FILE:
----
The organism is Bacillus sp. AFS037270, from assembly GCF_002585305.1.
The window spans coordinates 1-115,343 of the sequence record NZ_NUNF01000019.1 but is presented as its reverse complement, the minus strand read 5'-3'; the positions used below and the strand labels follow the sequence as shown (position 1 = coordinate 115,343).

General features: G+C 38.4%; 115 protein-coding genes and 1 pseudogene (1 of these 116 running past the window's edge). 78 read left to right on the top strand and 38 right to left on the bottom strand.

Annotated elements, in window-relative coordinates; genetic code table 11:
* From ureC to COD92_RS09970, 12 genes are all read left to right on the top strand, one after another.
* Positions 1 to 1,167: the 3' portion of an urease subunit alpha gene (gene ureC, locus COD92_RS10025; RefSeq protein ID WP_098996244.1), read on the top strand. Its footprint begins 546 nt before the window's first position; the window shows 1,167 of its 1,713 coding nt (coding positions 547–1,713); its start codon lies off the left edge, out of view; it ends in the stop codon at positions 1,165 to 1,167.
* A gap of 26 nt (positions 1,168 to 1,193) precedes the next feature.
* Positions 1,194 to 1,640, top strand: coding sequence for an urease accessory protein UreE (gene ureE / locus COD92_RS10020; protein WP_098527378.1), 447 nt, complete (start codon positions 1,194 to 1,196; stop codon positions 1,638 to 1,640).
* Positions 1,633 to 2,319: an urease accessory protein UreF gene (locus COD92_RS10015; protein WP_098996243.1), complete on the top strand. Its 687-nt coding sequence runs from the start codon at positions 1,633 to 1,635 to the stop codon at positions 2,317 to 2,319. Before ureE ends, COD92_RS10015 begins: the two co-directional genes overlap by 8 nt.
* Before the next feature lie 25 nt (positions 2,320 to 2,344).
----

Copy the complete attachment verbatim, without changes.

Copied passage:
The organism is Bacillus sp. AFS037270, from assembly GCF_002585305.1.
The window spans coordinates 1-115,343 of the sequence record NZ_NUNF01000019.1 but is presented as its reverse complement, the minus strand read 5'-3'; the positions used below and the strand labels follow the sequence as shown (position 1 = coordinate 115,343).

General features: G+C 38.4%; 115 protein-coding genes and 1 pseudogene (1 of these 116 running past the window's edge). 78 read left to right on the top strand and 38 right to left on the bottom strand.

Annotated elements, in window-relative coordinates; genetic code table 11:
* From ureC to COD92_RS09970, 12 genes are all read left to right on the top strand, one after another.
* Positions 1 to 1,167: the 3' portion of an urease subunit alpha gene (gene ureC, locus COD92_RS10025; RefSeq protein ID WP_098996244.1), read on the top strand. Its footprint begins 546 nt before the window's first position; the window shows 1,167 of its 1,713 coding nt (coding positions 547–1,713); its start codon lies off the left edge, out of view; it ends in the stop codon at positions 1,165 to 1,167.
* A gap of 26 nt (positions 1,168 to 1,193) precedes the next feature.
* Positions 1,194 to 1,640, top strand: coding sequence for an urease accessory protein UreE (gene ureE / locus COD92_RS10020; protein WP_098527378.1), 447 nt, complete (start codon positions 1,194 to 1,196; stop codon positions 1,638 to 1,640).
* Positions 1,633 to 2,319: an urease accessory protein UreF gene (locus COD92_RS10015; protein WP_098996243.1), complete on the top strand. Its 687-nt coding sequence runs from the start codon at positions 1,633 to 1,635 to the stop codon at positions 2,317 to 2,319. Before ureE ends, COD92_RS10015 begins: the two co-directional genes overlap by 8 nt.
* Before the next feature lie 25 nt (positions 2,320 to 2,344).